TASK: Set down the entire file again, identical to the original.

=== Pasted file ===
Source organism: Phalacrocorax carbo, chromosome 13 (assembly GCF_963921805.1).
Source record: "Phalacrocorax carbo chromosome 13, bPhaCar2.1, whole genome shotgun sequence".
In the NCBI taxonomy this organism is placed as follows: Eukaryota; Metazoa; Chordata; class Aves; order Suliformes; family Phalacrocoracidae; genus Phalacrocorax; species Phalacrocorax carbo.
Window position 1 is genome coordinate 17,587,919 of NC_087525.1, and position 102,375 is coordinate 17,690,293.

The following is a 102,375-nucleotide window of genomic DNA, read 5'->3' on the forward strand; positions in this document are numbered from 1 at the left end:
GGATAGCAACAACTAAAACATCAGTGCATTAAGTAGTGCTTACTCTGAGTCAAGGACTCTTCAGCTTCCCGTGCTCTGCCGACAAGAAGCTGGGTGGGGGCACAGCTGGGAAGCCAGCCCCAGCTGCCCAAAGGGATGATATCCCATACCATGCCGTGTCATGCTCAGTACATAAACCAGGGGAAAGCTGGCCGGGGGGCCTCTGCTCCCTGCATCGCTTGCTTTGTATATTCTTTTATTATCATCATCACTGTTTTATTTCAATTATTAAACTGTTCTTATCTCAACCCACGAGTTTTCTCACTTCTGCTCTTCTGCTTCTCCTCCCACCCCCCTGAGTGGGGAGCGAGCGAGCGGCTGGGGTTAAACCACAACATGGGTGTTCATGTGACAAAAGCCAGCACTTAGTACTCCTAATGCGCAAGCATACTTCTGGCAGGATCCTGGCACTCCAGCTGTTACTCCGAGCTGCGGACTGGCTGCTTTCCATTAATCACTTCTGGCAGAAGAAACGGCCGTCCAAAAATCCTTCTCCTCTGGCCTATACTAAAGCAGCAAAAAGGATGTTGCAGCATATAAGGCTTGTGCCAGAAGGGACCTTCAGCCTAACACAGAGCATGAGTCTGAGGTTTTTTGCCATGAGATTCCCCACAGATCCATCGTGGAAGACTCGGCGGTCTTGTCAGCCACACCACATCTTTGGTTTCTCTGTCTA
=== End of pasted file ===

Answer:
Source organism: Phalacrocorax carbo, chromosome 13 (assembly GCF_963921805.1).
Source record: "Phalacrocorax carbo chromosome 13, bPhaCar2.1, whole genome shotgun sequence".
In the NCBI taxonomy this organism is placed as follows: Eukaryota; Metazoa; Chordata; class Aves; order Suliformes; family Phalacrocoracidae; genus Phalacrocorax; species Phalacrocorax carbo.
Window position 1 is genome coordinate 17,587,919 of NC_087525.1, and position 102,375 is coordinate 17,690,293.

The following is a 102,375-nucleotide window of genomic DNA, read 5'->3' on the forward strand; positions in this document are numbered from 1 at the left end:
GGATAGCAACAACTAAAACATCAGTGCATTAAGTAGTGCTTACTCTGAGTCAAGGACTCTTCAGCTTCCCGTGCTCTGCCGACAAGAAGCTGGGTGGGGGCACAGCTGGGAAGCCAGCCCCAGCTGCCCAAAGGGATGATATCCCATACCATGCCGTGTCATGCTCAGTACATAAACCAGGGGAAAGCTGGCCGGGGGGCCTCTGCTCCCTGCATCGCTTGCTTTGTATATTCTTTTATTATCATCATCACTGTTTTATTTCAATTATTAAACTGTTCTTATCTCAACCCACGAGTTTTCTCACTTCTGCTCTTCTGCTTCTCCTCCCACCCCCCTGAGTGGGGAGCGAGCGAGCGGCTGGGGTTAAACCACAACATGGGTGTTCATGTGACAAAAGCCAGCACTTAGTACTCCTAATGCGCAAGCATACTTCTGGCAGGATCCTGGCACTCCAGCTGTTACTCCGAGCTGCGGACTGGCTGCTTTCCATTAATCACTTCTGGCAGAAGAAACGGCCGTCCAAAAATCCTTCTCCTCTGGCCTATACTAAAGCAGCAAAAAGGATGTTGCAGCATATAAGGCTTGTGCCAGAAGGGACCTTCAGCCTAACACAGAGCATGAGTCTGAGGTTTTTTGCCATGAGATTCCCCACAGATCCATCGTGGAAGACTCGGCGGTCTTGTCAGCCACACCACATCTTTGGTTTCTCTGTCTA